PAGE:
Google's Android operating system was first envisioned as software for digital cameras, co-founder Andy Rubin admitted on Tuesday.
Speaking at an economic summit in Tokyo, the outgoing Head of Android said the intention was for the OS to power a new generation of smart cameras, but priorities switched when it became apparent that smartphones would be the next big thing.
He said it was "the exact same platform, the exact same operating system we built for cameras, that became Android for cellphones."
Rubin said, before his team was acquired by Google in 2005, that the camera idea was pitched to investors. The plans included software that would hook up with PCs and would offer photo storage in the cloud.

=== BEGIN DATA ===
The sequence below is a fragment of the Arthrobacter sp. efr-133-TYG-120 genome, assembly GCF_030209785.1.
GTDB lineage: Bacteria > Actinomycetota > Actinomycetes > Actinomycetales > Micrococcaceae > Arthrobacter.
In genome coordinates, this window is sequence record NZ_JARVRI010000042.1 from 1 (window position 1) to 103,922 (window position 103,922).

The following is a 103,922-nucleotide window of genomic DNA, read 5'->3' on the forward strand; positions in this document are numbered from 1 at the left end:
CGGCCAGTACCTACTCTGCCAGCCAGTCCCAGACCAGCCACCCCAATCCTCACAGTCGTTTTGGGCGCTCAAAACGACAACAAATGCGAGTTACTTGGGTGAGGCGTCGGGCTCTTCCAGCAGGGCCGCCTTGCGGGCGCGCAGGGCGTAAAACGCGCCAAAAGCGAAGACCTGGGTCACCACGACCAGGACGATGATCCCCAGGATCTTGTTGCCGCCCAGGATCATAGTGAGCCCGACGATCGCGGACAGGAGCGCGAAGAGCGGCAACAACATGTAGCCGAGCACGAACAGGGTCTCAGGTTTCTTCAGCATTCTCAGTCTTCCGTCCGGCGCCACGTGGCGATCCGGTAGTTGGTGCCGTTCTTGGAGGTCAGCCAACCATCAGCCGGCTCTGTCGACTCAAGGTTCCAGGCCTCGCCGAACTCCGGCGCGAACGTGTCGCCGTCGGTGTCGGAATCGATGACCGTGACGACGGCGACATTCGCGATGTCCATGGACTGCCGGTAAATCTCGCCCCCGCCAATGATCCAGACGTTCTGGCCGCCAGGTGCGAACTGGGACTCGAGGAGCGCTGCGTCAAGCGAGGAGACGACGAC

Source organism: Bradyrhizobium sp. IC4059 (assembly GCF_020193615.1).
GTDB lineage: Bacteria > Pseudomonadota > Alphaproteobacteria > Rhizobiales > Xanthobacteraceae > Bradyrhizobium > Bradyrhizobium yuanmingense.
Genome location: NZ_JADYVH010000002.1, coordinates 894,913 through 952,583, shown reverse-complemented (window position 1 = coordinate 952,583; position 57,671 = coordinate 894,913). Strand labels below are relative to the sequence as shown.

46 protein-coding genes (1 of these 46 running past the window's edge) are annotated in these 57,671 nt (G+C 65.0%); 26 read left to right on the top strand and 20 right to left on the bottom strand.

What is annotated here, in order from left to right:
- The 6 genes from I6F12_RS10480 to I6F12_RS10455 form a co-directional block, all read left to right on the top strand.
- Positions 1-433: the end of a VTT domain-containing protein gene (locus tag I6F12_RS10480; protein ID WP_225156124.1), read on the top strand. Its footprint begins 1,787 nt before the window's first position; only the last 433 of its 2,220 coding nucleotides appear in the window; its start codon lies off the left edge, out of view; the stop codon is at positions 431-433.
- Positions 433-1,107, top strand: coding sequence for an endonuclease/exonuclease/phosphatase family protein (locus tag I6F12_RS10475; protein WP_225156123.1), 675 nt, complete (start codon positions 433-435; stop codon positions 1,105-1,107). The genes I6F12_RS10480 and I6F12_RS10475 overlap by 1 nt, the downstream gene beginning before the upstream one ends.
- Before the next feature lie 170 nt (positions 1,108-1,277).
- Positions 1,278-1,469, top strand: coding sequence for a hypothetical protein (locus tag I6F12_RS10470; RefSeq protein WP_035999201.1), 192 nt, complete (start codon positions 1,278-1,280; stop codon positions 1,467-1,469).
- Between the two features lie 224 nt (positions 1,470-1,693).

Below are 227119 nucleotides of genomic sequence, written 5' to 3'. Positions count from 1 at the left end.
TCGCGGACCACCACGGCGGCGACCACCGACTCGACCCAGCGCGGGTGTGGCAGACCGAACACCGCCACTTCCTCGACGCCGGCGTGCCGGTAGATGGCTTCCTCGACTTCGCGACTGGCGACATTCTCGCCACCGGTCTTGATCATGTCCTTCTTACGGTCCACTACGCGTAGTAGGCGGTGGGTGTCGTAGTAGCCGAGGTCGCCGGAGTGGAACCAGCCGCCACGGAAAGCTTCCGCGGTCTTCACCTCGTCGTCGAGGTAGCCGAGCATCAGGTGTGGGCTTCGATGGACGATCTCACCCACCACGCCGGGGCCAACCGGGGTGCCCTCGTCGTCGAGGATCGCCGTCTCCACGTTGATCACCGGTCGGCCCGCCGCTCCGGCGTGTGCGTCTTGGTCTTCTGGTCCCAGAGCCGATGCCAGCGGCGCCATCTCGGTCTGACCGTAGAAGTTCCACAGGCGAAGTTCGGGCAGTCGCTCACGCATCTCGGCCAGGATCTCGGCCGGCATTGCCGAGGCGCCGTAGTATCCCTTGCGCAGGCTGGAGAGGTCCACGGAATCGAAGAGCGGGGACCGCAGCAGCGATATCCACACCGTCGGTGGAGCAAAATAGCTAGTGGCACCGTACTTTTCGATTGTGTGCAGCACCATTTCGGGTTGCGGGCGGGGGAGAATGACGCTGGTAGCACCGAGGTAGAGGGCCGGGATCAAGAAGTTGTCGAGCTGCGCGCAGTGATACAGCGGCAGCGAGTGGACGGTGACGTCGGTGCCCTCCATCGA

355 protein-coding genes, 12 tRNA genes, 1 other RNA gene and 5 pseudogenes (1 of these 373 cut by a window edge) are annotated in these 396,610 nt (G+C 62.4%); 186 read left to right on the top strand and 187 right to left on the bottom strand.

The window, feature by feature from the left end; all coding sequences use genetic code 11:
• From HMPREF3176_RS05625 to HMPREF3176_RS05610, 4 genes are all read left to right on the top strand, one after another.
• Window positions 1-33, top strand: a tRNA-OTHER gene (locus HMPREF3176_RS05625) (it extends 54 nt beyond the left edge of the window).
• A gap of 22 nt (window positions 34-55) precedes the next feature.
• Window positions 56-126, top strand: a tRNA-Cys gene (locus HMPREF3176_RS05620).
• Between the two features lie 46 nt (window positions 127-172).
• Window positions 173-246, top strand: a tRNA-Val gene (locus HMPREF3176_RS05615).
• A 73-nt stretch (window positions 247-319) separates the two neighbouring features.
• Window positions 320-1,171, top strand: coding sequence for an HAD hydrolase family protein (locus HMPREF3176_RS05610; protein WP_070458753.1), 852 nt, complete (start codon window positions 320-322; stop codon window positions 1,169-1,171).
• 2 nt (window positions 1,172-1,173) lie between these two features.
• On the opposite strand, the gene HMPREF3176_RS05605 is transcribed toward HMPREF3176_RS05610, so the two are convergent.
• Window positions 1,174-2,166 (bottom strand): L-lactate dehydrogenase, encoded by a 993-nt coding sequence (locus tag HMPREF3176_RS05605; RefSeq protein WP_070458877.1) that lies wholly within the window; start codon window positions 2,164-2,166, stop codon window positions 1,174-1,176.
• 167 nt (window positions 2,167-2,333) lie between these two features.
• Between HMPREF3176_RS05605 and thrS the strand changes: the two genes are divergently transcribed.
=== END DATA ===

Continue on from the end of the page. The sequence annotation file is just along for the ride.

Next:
However, as it was, the smartphone market began to take centre stage in the future plans of the big companies and the rest is history.
He added: "We decided digital cameras wasn't actually a big enough market.
"I was worried about Microsoft and I was worried about Symbian, I wasn't worried about iPhone yet."
Ironically, Android would become so big that it would eventually find its way onto digital cameras through impressive devices like the Samsung Galaxy Camera.
That device offers access to the Google Play store allowing for easy on-device editing and easy sharing through apps like Twitter, Facebook and Instagram. The circle, it seems, is now complete.
In other news Rubin refused to be drawn on his new role at Google following his high-profile departure from the Android division he founded.
He added: "I can pretty much guarantee you that whatever I do next it's going to be something that delights consumers."
Via: PC World